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“[Billie] Holiday featured the composition at a Carnegie Hall concert, and over the next several years "There Is No Greater Love" occasionally appeared on bandstands and at studio sessions. But Miles Davis's recording of "There Is No Greater Love" from November 1955 and Sonny Rollins's version from his 1957 trio project Way Out West were more influential than any of these precedents in entrenching this piece in the set lists of modern jazz players.
The song is typically played at a relaxed medium tempo, but adapts easily to other pulses. The melody unfolds with a sense of pleasing inevitability — as is often the case with Isham Jones's compositions, which tend to avoid drama and surprising shifts, instead satisfying the ear with the natural, unaffected way the phrases connect to one another. This holistic quality to "There Is No Greater Love" also allows it to maintain its inner logic even when subjected to radical reworkings.”
- Ted Gioia - The Jazz Standards, A Guide to the Repertoire 
Every so often a new recording comes along that just unfolds in a rollicking, swinging manner that get my fingers poppin’ and toes tappin,’
Nothing complicated by way of repertoire: some selections from the Great American Songbook and a smattering of tunes that have become Jazz standards that have familiar melodies which make it easy for my ears to follow what’s being improvised over these structures.
Besides their well known melodies, whatever the tempo, each track is played with an insistent beat and creates a forward motion to the rhythm often referred to as Swing.
Also helpful is the fact that the recording was made in performance with an energetic and enthusiastic audience appreciatively urging the musicians along.
All of which comes together to make for the hour or so of satisfying music which can be found on the recently released Storyville CD There is No Greater Love .
Recorded live in Copenhagen at the famous jazzhus Montmartre on May 20-21, 2016 the recording features pianist Dado Moroni, bassist Jesper Lundgaard and drummer Lee Pearson.
Here’s more about how this fine recording came about from Christian Brorsen’s insert notes. Christian was the producer and jazzhus Montmartre’s Musical Director from 2011-2016.
“The story behind this recording had its starting point in a series of concerts in honor of Danish bassist Niels-Henning 0rsted Pedersen, who would have been 70 years old in May 2016. NH0P was a virtuoso who took bass playing to a new level, both technically and musically - the importance of which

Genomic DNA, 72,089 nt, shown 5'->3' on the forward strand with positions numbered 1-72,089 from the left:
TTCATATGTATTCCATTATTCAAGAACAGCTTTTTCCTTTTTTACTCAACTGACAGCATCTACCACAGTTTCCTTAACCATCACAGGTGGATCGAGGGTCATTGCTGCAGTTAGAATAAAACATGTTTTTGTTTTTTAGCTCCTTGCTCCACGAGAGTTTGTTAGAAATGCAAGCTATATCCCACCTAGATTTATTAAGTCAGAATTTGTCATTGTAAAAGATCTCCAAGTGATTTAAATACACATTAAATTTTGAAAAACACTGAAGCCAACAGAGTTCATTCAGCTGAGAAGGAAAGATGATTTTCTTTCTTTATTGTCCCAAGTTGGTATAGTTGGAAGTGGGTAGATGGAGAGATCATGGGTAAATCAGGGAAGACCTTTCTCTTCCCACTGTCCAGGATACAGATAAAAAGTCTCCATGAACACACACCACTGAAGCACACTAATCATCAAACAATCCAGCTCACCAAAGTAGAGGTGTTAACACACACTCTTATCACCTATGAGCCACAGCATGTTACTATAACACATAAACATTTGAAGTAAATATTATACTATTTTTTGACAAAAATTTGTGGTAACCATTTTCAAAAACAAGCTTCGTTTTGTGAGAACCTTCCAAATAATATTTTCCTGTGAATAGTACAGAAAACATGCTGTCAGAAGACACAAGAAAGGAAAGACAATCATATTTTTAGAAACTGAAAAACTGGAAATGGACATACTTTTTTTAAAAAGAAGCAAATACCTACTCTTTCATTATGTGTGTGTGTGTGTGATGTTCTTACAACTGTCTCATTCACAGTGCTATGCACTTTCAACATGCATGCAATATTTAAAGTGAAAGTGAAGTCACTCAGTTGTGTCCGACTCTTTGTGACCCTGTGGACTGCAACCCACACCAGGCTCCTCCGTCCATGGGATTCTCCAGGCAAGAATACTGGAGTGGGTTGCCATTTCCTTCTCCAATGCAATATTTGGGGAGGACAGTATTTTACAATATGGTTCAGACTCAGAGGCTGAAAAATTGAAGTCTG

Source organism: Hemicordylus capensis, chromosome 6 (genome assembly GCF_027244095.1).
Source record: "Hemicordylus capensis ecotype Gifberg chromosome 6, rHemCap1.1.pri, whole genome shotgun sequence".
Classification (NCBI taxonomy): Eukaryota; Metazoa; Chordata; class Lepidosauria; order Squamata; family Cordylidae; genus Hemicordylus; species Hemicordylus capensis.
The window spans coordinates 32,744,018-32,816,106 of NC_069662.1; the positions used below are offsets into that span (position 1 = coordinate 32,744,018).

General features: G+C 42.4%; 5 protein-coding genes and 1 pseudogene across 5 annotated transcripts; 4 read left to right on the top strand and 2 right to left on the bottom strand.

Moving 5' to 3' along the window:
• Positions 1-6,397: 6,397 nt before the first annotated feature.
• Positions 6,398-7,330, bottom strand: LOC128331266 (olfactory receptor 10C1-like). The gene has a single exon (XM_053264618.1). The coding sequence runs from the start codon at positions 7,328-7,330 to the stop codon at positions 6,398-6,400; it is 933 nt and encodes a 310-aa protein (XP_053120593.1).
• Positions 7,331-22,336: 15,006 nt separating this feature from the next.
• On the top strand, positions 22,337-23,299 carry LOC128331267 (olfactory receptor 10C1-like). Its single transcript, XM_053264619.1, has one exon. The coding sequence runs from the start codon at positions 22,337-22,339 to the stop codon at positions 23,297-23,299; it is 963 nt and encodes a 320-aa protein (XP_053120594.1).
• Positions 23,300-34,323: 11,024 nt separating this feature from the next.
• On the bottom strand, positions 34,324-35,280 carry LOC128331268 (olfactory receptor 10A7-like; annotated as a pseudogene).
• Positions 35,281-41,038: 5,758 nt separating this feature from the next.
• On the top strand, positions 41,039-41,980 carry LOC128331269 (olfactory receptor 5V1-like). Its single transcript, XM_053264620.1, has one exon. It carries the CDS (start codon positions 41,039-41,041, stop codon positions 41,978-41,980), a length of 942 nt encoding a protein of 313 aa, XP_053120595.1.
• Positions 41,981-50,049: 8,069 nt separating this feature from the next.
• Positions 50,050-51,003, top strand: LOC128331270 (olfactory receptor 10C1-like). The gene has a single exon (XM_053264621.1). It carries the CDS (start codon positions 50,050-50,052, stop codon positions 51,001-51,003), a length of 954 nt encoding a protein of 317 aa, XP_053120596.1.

cannot be overstated in the history of jazz. A crucial period in his career was his collaboration with Oscar Peterson, who admired NH0P for his colossal creative energy and ability to instantly turn any musical idea into reality.
Our challenge was to find musicians capable of captivating an audience with this same musical mastery, pushing music that swings like mad to the brink of what is possible. And Dado Moroni, Jesper Lundgaard and Lee Pearson do precisely that. Listening to this recording, it's hard to believe their total preparation time was a couple of hours on the day of the concert. No rehearsal. Not even a sound check, just three musicians who quickly found a natural compatibility, thanks to decades of training in the great American piano-trio tradition.
Otherwise, the music speaks for itself. These are three equally gifted musicians who aren't shy about displaying their talent. The music flows effortlessly and is constantly creative - evidence that the band was definitely feeling good that evening. Many thanks to Dado, Jesper and Lee for (re)confirming that as a form of culture, jazz is absolutely alive and well. Also, a big thank-you to Mik Neumann for producing such a fine recording. It's almost like being there - again!
About the Musicians: Jesper Lundgaard (Denmark) was the natural choice as bassist for this trio. With his awesome technique, comprehensive overview and infallible rhythm, he has been a member of Tommy Flanagan, Duke Jordan and Horace Parian's trios, among others.
A generation younger than Lundgaard, Lee Pearson (USA) was brought up by Hank Jones and Kenny Barron. With his energy and humor, he is capable of igniting any trio. (American drummers seem to have a special knack for this!)
Pianist Dado Moroni (Italy) has played with NH0P, yet is by no means an Oscar Peterson clone. With his fertile creativity he has adapted elements of Peterson (and other American piano masters) to his own unique style and incorporated them into a "European" context. A spell-binding crowd-pleaser!
Christian Brorsen Producer and Jazzhus Montmartre's Musical Director - 2011-2016
We are also fortunate in being able to share with you some of the music from this recording so you can actually hear it rather than just read about it.